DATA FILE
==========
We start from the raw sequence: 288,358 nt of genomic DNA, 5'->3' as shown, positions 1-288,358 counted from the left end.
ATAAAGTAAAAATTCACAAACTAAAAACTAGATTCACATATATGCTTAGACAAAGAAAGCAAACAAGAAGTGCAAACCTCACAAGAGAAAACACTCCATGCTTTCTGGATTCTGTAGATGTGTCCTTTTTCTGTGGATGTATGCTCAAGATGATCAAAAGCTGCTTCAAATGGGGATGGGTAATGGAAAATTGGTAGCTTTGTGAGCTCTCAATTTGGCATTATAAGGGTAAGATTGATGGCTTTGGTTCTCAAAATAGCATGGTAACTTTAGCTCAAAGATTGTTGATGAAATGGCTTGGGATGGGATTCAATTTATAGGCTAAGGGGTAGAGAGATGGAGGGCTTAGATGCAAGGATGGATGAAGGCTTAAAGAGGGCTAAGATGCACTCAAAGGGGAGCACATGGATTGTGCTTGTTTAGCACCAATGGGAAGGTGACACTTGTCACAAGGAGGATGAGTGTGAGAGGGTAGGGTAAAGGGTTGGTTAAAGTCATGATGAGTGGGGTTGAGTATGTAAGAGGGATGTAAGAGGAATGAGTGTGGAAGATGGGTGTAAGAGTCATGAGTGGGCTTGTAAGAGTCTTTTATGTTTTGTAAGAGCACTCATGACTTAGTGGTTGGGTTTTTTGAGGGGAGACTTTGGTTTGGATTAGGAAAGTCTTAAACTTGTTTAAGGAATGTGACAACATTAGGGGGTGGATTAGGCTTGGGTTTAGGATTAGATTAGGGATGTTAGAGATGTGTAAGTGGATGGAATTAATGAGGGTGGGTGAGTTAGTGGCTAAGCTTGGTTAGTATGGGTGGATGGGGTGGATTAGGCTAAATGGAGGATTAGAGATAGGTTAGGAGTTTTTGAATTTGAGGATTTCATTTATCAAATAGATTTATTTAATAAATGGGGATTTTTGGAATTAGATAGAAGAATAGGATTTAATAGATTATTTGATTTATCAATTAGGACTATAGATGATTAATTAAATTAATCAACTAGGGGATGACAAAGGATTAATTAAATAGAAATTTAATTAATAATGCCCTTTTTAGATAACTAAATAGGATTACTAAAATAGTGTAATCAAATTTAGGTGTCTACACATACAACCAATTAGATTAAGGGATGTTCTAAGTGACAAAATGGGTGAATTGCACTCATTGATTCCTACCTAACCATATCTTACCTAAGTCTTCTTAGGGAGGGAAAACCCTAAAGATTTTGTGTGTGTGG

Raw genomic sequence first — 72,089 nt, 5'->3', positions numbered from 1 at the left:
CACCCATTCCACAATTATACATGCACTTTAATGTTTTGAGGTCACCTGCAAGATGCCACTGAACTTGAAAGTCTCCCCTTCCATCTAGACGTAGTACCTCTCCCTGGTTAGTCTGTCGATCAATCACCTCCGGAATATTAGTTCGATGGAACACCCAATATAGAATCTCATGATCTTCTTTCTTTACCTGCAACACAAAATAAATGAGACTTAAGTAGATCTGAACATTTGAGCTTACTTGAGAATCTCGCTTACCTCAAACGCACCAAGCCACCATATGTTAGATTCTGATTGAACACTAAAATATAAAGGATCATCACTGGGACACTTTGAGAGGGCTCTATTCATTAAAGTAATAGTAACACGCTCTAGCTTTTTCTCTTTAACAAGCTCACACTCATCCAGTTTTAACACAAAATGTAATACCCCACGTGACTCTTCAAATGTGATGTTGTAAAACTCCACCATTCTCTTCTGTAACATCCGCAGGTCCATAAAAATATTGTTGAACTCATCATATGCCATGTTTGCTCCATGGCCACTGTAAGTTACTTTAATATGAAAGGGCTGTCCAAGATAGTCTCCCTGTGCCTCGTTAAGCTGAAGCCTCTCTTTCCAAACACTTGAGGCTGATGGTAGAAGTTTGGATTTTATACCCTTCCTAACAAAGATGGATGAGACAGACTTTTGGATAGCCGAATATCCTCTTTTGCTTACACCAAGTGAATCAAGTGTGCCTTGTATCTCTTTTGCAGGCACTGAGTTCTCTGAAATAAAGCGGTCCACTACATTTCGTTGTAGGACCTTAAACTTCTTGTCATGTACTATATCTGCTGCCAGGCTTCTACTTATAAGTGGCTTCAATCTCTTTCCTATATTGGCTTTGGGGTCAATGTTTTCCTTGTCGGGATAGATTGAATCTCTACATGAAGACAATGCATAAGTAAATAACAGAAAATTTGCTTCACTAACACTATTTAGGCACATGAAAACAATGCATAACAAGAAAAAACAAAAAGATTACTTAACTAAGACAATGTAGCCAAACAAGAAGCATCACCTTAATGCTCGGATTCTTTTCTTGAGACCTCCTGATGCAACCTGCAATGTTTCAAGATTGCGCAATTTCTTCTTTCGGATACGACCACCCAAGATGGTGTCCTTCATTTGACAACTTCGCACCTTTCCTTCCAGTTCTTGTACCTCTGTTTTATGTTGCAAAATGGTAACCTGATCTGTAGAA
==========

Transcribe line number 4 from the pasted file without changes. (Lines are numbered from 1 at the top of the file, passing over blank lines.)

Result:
CACCCATTCCACAATTATACATGCACTTTAATGTTTTGAGGTCACCTGCAAGATGCCACTGAACTTGAAAGTCTCCCCTTCCATCTAGACGTAGTACCTCTCCCTGGTTAGTCTGTCGATCAATCACCTCCGGAATATTAGTTCGATGGAACACCCAATATAGAATCTCATGATCTTCTTTCTTTACCTGCAACACAAAATAAATGAGACTTAAGTAGATCTGAACATTTGAGCTTACTTGAGAATCTCGCTTACCTCAAACGCACCAAGCCACCATATGTTAGATTCTGATTGAACACTAAAATATAAAGGATCATCACTGGGACACTTTGAGAGGGCTCTATTCATTAAAGTAATAGTAACACGCTCTAGCTTTTTCTCTTTAACAAGCTCACACTCATCCAGTTTTAACACAAAATGTAATACCCCACGTGACTCTTCAAATGTGATGTTGTAAAACTCCACCATTCTCTTCTGTAACATCCGCAGGTCCATAAAAATATTGTTGAACTCATCATATGCCATGTTTGCTCCATGGCCACTGTAAGTTACTTTAATATGAAAGGGCTGTCCAAGATAGTCTCCCTGTGCCTCGTTAAGCTGAAGCCTCTCTTTCCAAACACTTGAGGCTGATGGTAGAAGTTTGGATTTTATACCCTTCCTAACAAAGATGGATGAGACAGACTTTTGGATAGCCGAATATCCTCTTTTGCTTACACCAAGTGAATCAAGTGTGCCTTGTATCTCTTTTGCAGGCACTGAGTTCTCTGAAATAAAGCGGTCCACTACATTTCGTTGTAGGACCTTAAACTTCTTGTCATGTACTATATCTGCTGCCAGGCTTCTACTTATAAGTGGCTTCAATCTCTTTCCTATATTGGCTTTGGGGTCAATGTTTTCCTTGTCGGGATAGATTGAATCTCTACATGAAGACAATGCATAAGTAAATAACAGAAAATTTGCTTCACTAACACTATTTAGGCACATGAAAACAATGCATAACAAGAAAAAACAAAAAGATTACTTAACTAAGACAATGTAGCCAAACAAGAAGCATCACCTTAATGCTCGGATTCTTTTCTTGAGACCTCCTGATGCAACCTGCAATGTTTCAAGATTGCGCAATTTCTTCTTTCGGATACGACCACCCAAGATGGTGTCCTTCATTTGACAACTTCGCACCTTTCCTTCCAGTTCTTGTACCTCTGTTTTATGTTGCAAAATGGTAACCTGATCTGTAGAA